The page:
Superior Radiant Insulation
Radiant barriers are installed in homes—most commonly in attics—to reduce summer heat gain and winter heat loss, which helps lower heating and cooling costs. The barriers consist of a highly reflective material that reflects radiant heat rather than absorbing it. They don't, however, reduce heat conduction like thermal insulation materials.
How They Work
Heat travels from a warm area to a cool area by a combination of conduction, convection, and radiation. Heat flows by conduction from a hotter material to a colder material when the two materials touch. Heat transfer by convection occurs when a liquid or gas is heated, becomes less dense, and rises. Radiant heat travels in a straight line away from the hot surface and heats anything solid as the wave of energy hits it.
When the sun heats a roof, it's primarily the sun's radiant energy that makes the roof hot. A large portion of this heat travels by conduction through the roofing materials to the attic side of the roof. The hot roof material then radiates its gained heat energy into the cooler attic (some of the roof's heat will radiate in other directions too). A radiant barrier reduces the radiant heat transfer from the roof to the attic space.
A radiant barrier's performance is determined by three factors:
- Emissivity (or emittance) – the ratio of the radiant energy (heat) leaving (being emitted by) a surface to that of a black body at the same temperature and with the same area. It's expressed as a number a between 0 and 1. The higher the number, the greater the emitted radiation.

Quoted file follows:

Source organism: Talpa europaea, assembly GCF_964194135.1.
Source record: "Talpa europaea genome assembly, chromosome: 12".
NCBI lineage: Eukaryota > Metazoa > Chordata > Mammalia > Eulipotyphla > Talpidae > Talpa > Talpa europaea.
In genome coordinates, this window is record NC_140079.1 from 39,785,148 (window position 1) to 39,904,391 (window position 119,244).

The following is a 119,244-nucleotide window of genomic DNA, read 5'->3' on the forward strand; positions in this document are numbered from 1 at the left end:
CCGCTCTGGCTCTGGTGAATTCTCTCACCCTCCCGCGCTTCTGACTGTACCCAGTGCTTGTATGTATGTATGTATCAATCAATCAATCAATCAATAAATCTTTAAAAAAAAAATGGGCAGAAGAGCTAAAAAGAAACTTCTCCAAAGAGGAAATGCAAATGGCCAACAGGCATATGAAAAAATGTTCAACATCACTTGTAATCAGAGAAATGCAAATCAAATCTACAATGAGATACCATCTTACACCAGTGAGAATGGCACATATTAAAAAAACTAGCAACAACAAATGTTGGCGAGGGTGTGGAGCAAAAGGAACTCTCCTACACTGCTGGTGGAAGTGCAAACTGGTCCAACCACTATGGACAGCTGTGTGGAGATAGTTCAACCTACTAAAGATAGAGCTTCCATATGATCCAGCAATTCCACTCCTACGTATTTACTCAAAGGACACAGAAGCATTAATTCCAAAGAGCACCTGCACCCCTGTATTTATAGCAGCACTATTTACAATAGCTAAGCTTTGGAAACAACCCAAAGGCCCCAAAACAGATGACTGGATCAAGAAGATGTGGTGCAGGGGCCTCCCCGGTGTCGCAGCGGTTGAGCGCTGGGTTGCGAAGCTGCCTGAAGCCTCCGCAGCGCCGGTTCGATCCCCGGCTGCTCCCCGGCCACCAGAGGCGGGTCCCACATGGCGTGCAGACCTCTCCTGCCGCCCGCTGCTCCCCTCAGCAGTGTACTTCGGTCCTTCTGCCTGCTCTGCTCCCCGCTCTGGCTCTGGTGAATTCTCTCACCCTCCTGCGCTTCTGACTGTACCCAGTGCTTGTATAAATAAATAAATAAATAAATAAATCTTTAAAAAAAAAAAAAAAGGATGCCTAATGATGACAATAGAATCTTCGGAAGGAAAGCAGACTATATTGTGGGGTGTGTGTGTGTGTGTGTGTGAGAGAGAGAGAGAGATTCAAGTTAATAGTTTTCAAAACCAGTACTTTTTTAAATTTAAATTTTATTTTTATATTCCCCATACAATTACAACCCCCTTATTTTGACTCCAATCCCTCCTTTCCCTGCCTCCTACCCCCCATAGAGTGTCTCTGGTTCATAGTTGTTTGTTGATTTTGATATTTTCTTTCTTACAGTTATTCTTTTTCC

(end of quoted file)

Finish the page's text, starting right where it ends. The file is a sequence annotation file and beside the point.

- Reflectivity (or reflectance) – a measure of how much radiant heat is reflected by a material. It's also expressed as a number between 0 and 1 (sometimes, it is given as a percentage between 0 and 100%). The higher the number, the greater the reflectivity.
- The angle the heat wave strikes the surface—a right angle (perpendicular) usually works best.
All radiant barriers must have a low emittance (0.1 or less) and high reflectance (0.9 or more). Of these factors, the angle the heat wave strikes the surface has the most influence on how well any shiny surface acts as a thermal insulator. From one brand of radiant barrier to another, the reflectivity and emissivity are usually so similar that it makes little difference as far as thermal performance. (Most products have emissivities of 0.03–0.05, which is the same as a reflectivity of 97%–95%.) Also, the greater the temperature difference between the sides of the radiant barrier material, the greater the benefits a radiant barrier can offer.
Radiant barriers are more effective in hot climates than in cool climates. Some studies show that radiant barriers can lower cooling costs between 5%–10% when used in a warm, sunny climate. The reduced heat gain may even allow for a smaller air conditioning system. But in cool climates, it's usually more cost effective to install more than the minimum recommended level of insulation rather than a radiant barrier.